How did a budding American theatre director make her way from Chicago to Prague in 1993, set up her own business, and put down long-term roots?
Nancy Bishop belonged to a number of “storefront” theatre groups – small companies performing in unusual venues such as shopfronts and industrial spaces – in Chicago during the late 1980s.
“At the time I was directing The Memorandum, one of Václav Havel’s plays, and many of us, young artists in the theatre, were signing a petition to get Havel released from prison. The cold war was a constant backdrop in that period, but I must say I was barely aware of Czechoslovakia until we started to read about Havel,” says Bishop.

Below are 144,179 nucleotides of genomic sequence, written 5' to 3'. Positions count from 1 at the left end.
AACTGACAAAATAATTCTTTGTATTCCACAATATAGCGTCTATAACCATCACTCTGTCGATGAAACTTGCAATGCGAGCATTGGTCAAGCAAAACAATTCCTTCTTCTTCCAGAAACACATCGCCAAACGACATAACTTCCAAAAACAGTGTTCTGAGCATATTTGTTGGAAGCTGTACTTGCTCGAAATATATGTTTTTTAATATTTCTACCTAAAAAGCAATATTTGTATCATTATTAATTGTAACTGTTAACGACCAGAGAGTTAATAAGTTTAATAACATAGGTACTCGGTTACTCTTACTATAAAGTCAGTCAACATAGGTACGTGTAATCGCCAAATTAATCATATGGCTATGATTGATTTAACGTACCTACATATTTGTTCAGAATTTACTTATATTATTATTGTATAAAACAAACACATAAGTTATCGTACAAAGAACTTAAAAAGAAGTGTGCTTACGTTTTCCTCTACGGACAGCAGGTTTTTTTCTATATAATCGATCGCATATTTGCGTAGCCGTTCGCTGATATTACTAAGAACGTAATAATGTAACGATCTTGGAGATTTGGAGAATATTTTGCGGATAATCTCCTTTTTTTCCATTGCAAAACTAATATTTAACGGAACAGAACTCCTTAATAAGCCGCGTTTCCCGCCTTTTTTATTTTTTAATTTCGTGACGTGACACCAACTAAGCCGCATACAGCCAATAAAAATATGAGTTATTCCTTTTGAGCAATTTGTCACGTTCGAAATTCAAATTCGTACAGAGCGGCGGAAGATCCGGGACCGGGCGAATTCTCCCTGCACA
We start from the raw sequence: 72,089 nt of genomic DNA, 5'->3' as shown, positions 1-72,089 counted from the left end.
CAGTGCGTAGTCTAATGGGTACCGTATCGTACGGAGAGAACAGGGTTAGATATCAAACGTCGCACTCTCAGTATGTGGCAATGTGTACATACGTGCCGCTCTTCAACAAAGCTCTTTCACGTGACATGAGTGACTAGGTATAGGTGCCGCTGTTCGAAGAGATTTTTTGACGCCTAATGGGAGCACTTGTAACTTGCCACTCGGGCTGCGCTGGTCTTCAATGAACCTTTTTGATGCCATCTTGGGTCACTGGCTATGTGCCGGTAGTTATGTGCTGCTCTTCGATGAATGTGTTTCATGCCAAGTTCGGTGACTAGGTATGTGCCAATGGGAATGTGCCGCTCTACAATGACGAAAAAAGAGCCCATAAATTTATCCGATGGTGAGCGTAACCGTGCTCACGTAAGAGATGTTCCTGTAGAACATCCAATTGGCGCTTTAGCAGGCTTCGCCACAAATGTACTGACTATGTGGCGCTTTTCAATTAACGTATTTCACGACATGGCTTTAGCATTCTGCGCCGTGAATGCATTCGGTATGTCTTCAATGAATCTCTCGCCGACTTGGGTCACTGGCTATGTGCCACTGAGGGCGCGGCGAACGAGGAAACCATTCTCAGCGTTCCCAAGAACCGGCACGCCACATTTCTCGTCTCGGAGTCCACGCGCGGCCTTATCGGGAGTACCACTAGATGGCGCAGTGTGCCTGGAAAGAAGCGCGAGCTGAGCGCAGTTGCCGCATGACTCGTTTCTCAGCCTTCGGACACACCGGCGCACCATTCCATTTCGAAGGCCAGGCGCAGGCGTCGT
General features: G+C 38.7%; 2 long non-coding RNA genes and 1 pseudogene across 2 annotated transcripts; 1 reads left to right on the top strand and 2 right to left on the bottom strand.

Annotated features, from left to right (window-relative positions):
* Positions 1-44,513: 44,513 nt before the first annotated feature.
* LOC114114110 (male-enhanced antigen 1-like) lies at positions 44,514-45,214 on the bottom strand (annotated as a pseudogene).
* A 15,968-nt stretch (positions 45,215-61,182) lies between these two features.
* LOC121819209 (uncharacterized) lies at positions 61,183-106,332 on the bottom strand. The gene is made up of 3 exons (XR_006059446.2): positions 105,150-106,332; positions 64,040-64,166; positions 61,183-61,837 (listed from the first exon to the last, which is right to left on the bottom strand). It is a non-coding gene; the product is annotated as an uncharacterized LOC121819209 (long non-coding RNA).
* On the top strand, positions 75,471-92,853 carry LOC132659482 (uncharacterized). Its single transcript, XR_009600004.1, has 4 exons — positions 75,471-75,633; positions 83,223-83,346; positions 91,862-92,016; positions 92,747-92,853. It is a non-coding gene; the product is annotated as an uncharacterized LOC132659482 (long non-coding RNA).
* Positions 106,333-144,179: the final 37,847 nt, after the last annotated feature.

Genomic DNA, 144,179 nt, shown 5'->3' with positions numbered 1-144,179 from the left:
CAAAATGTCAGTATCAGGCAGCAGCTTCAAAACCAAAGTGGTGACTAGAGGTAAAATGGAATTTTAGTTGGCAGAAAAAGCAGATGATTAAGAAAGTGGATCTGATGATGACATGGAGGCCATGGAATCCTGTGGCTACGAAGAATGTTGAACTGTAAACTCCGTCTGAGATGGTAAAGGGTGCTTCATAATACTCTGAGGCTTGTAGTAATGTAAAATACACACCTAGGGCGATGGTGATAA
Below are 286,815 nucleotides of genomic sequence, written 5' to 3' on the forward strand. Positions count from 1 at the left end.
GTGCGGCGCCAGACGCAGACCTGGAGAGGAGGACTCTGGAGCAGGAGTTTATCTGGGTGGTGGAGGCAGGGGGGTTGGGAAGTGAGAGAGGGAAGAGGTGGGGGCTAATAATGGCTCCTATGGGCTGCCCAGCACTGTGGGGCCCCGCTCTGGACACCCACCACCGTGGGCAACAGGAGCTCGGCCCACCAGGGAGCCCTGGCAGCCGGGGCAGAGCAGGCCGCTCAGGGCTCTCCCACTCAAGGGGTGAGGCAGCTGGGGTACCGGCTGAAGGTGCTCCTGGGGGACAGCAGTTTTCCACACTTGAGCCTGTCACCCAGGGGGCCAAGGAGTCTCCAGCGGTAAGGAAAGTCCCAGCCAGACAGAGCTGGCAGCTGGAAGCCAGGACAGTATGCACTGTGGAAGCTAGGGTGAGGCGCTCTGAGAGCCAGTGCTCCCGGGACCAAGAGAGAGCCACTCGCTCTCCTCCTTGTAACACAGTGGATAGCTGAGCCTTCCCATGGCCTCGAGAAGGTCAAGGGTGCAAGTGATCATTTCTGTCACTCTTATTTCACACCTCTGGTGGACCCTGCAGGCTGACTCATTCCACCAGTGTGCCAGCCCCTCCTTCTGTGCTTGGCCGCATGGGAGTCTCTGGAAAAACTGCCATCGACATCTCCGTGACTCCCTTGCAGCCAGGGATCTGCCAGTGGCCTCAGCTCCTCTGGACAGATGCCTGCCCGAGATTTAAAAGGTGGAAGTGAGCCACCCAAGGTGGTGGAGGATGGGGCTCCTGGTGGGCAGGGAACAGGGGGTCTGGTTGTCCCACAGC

After the fall of the Berlin Wall, Bishop began to make contact with Americans who had settled in Prague.
“In 1993 Black Box Theater, an English-language theatre company based in Prague, invited me to direct a play there. When I got to Prague, it just seemed too interesting to leave. I directed a succession of plays and eventually took over as artistic director at Black Box.”
In the first half of the 1990s Prague attracted an influx of young westerners who were drawn to the city’s atmospheric old town, extensive cultural offerings and reasonable rents.
Meanwhile many Czechs were trying to find their feet in an emerging market economy and deciding on the direction their country should take. On 1 January 1993, in the so-called Velvet Divorce, Czechoslovakia dissolved into the Czech and Slovak republics.